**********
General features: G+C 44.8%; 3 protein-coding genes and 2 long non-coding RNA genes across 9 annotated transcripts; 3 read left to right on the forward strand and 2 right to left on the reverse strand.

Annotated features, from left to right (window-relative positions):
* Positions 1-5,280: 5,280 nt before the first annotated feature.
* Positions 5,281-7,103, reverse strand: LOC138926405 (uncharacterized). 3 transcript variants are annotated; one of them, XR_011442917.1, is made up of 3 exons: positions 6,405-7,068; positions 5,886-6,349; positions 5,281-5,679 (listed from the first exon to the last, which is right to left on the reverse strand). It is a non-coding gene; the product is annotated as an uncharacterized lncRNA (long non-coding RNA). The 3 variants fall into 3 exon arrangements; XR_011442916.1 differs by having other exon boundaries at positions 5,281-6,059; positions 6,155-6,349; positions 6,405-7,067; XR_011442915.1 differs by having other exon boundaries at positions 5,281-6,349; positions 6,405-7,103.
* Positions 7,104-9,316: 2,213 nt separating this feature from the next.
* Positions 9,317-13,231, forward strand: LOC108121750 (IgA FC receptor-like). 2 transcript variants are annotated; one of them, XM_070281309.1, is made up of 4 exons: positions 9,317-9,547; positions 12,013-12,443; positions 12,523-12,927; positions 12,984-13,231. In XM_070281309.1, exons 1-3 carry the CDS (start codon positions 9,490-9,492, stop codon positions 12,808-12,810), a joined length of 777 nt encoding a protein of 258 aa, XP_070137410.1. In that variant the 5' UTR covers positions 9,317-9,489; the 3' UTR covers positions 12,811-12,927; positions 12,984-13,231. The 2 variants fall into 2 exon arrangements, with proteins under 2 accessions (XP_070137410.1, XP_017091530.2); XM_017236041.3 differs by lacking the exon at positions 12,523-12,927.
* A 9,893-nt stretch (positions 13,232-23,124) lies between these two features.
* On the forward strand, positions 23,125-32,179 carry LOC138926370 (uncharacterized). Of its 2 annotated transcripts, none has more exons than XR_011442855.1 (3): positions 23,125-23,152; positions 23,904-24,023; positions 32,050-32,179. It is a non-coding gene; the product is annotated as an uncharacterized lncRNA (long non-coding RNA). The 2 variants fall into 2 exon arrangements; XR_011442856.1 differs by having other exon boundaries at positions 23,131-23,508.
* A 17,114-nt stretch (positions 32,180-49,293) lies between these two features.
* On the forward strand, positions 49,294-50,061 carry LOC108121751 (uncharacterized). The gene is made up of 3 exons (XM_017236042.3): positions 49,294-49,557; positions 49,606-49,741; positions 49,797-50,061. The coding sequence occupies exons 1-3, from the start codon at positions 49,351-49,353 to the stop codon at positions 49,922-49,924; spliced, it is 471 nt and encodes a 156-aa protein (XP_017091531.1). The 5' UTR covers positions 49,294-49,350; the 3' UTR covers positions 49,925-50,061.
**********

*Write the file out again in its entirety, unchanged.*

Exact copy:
General features: G+C 44.8%; 3 protein-coding genes and 2 long non-coding RNA genes across 9 annotated transcripts; 3 read left to right on the forward strand and 2 right to left on the reverse strand.

Annotated features, from left to right (window-relative positions):
* Positions 1-5,280: 5,280 nt before the first annotated feature.
* Positions 5,281-7,103, reverse strand: LOC138926405 (uncharacterized). 3 transcript variants are annotated; one of them, XR_011442917.1, is made up of 3 exons: positions 6,405-7,068; positions 5,886-6,349; positions 5,281-5,679 (listed from the first exon to the last, which is right to left on the reverse strand). It is a non-coding gene; the product is annotated as an uncharacterized lncRNA (long non-coding RNA). The 3 variants fall into 3 exon arrangements; XR_011442916.1 differs by having other exon boundaries at positions 5,281-6,059; positions 6,155-6,349; positions 6,405-7,067; XR_011442915.1 differs by having other exon boundaries at positions 5,281-6,349; positions 6,405-7,103.
* Positions 7,104-9,316: 2,213 nt separating this feature from the next.
* Positions 9,317-13,231, forward strand: LOC108121750 (IgA FC receptor-like). 2 transcript variants are annotated; one of them, XM_070281309.1, is made up of 4 exons: positions 9,317-9,547; positions 12,013-12,443; positions 12,523-12,927; positions 12,984-13,231. In XM_070281309.1, exons 1-3 carry the CDS (start codon positions 9,490-9,492, stop codon positions 12,808-12,810), a joined length of 777 nt encoding a protein of 258 aa, XP_070137410.1. In that variant the 5' UTR covers positions 9,317-9,489; the 3' UTR covers positions 12,811-12,927; positions 12,984-13,231. The 2 variants fall into 2 exon arrangements, with proteins under 2 accessions (XP_070137410.1, XP_017091530.2); XM_017236041.3 differs by lacking the exon at positions 12,523-12,927.
* A 9,893-nt stretch (positions 13,232-23,124) lies between these two features.
* On the forward strand, positions 23,125-32,179 carry LOC138926370 (uncharacterized). Of its 2 annotated transcripts, none has more exons than XR_011442855.1 (3): positions 23,125-23,152; positions 23,904-24,023; positions 32,050-32,179. It is a non-coding gene; the product is annotated as an uncharacterized lncRNA (long non-coding RNA). The 2 variants fall into 2 exon arrangements; XR_011442856.1 differs by having other exon boundaries at positions 23,131-23,508.
* A 17,114-nt stretch (positions 32,180-49,293) lies between these two features.
* On the forward strand, positions 49,294-50,061 carry LOC108121751 (uncharacterized). The gene is made up of 3 exons (XM_017236042.3): positions 49,294-49,557; positions 49,606-49,741; positions 49,797-50,061. The coding sequence occupies exons 1-3, from the start codon at positions 49,351-49,353 to the stop codon at positions 49,922-49,924; spliced, it is 471 nt and encodes a 156-aa protein (XP_017091531.1). The 5' UTR covers positions 49,294-49,350; the 3' UTR covers positions 49,925-50,061.